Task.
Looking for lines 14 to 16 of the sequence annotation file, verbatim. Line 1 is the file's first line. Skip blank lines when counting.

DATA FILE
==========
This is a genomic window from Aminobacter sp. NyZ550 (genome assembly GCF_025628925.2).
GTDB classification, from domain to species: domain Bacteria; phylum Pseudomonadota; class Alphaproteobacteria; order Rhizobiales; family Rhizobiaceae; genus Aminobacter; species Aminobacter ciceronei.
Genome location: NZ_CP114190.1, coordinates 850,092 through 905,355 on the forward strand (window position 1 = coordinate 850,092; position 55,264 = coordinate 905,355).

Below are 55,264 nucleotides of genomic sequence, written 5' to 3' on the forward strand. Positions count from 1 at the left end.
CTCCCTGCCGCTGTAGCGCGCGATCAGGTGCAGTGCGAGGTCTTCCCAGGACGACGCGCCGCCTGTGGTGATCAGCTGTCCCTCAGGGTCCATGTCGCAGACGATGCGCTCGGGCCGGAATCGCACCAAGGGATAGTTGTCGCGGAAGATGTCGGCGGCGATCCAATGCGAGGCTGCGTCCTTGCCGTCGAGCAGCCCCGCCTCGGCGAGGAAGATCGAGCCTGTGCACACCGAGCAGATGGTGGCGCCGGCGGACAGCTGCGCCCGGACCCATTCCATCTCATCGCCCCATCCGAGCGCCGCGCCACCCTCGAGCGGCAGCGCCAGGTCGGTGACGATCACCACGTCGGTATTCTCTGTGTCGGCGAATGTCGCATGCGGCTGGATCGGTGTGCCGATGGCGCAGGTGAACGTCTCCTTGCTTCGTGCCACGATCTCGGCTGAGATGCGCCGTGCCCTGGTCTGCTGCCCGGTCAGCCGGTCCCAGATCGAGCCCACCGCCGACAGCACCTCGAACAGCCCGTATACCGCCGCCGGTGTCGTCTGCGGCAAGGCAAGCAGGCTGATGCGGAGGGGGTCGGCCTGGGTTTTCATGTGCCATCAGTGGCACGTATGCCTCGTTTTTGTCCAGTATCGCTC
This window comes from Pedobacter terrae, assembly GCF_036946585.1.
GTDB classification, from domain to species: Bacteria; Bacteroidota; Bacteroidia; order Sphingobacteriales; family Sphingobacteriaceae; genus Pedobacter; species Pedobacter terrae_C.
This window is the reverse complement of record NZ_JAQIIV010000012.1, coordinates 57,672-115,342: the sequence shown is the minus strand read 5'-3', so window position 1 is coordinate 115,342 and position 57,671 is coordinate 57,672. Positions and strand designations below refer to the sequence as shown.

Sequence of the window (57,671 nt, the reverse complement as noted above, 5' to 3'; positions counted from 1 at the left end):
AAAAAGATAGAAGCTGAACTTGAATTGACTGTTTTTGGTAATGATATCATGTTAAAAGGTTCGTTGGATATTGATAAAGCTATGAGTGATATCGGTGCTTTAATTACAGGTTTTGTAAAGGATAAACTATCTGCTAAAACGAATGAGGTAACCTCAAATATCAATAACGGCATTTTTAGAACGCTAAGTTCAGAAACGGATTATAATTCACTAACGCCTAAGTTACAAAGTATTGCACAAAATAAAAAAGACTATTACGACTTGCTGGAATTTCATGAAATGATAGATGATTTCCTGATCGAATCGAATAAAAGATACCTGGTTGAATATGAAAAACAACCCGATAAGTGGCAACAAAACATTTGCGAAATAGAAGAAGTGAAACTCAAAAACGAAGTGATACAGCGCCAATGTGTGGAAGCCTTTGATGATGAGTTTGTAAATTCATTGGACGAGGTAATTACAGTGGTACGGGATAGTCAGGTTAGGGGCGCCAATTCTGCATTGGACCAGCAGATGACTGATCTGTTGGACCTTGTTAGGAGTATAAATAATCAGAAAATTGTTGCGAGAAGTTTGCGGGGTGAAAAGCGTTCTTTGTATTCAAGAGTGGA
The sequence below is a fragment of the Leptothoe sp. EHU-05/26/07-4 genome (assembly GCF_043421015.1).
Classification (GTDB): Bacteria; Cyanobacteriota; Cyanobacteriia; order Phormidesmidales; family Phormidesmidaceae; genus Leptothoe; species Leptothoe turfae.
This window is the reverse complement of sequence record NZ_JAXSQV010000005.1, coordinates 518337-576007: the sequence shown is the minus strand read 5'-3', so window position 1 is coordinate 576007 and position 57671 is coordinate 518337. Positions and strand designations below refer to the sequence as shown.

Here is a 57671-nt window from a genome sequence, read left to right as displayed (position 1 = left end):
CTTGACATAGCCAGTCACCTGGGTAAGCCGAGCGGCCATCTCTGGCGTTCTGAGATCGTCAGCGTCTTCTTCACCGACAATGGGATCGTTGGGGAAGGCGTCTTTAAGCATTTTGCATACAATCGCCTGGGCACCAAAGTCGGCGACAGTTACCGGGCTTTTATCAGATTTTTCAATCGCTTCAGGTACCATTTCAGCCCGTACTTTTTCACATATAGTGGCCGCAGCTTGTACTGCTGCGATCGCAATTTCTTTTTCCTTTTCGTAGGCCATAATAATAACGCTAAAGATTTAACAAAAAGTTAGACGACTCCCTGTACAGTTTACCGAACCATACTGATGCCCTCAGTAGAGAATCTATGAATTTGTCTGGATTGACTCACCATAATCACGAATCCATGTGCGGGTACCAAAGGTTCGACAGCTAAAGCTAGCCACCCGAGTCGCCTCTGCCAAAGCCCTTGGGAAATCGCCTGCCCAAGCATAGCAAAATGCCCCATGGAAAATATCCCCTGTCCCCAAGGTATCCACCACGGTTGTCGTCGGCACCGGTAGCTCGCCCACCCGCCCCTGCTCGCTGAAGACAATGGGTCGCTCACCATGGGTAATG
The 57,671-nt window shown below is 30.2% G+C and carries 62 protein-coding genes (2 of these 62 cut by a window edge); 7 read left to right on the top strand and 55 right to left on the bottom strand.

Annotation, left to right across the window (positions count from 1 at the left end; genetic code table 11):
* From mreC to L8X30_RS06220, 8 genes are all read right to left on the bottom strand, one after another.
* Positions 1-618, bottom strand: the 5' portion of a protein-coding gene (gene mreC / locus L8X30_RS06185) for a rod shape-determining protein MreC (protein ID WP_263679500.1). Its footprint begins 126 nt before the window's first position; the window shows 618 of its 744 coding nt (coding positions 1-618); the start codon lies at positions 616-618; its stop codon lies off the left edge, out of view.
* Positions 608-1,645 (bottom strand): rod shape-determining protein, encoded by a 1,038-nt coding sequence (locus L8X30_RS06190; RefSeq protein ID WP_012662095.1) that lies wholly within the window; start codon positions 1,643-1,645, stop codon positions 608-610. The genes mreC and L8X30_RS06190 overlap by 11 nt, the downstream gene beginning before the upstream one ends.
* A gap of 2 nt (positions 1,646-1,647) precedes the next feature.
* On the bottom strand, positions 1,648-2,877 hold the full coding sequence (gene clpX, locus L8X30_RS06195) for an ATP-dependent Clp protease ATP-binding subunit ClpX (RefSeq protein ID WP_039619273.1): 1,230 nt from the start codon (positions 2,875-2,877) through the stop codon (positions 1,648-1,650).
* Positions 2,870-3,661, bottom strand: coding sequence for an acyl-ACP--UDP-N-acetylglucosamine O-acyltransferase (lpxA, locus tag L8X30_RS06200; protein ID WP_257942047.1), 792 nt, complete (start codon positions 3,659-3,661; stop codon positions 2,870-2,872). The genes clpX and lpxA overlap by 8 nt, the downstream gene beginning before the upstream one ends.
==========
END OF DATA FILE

Here is a 57671-nt window from a genome sequence, read left to right as displayed (position 1 = left end):
CTTGACATAGCCAGTCACCTGGGTAAGCCGAGCGGCCATCTCTGGCGTTCTGAGATCGTCAGCGTCTTCTTCACCGACAATGGGATCGTTGGGGAAGGCGTCTTTAAGCATTTTGCATACAATCGCCTGGGCACCAAAGTCGGCGACAGTTACCGGGCTTTTATCAGATTTTTCAATCGCTTCAGGTACCATTTCAGCCCGTACTTTTTCACATATAGTGGCCGCAGCTTGTACTGCTGCGATCGCAATTTCTTTTTCCTTTTCGTAGGCCATAATAATAACGCTAAAGATTTAACAAAAAGTTAGACGACTCCCTGTACAGTTTACCGAACCATACTGATGCCCTCAGTAGAGAATCTATGAATTTGTCTGGATTGACTCACCATAATCACGAATCCATGTGCGGGTACCAAAGGTTCGACAGCTAAAGCTAGCCACCCGAGTCGCCTCTGCCAAAGCCCTTGGGAAATCGCCTGCCCAAGCATAGCAAAATGCCCCATGGAAAATATCCCCTGTCCCCAAGGTATCCACCACGGTTGTCGTCGGCACCGGTAGCTCGCCCACCCGCCCCTGCTCGCTGAAGACAATGGGTCGCTCACCATGGGTAATG
The 57,671-nt window shown below is 30.2% G+C and carries 62 protein-coding genes (2 of these 62 cut by a window edge); 7 read left to right on the top strand and 55 right to left on the bottom strand.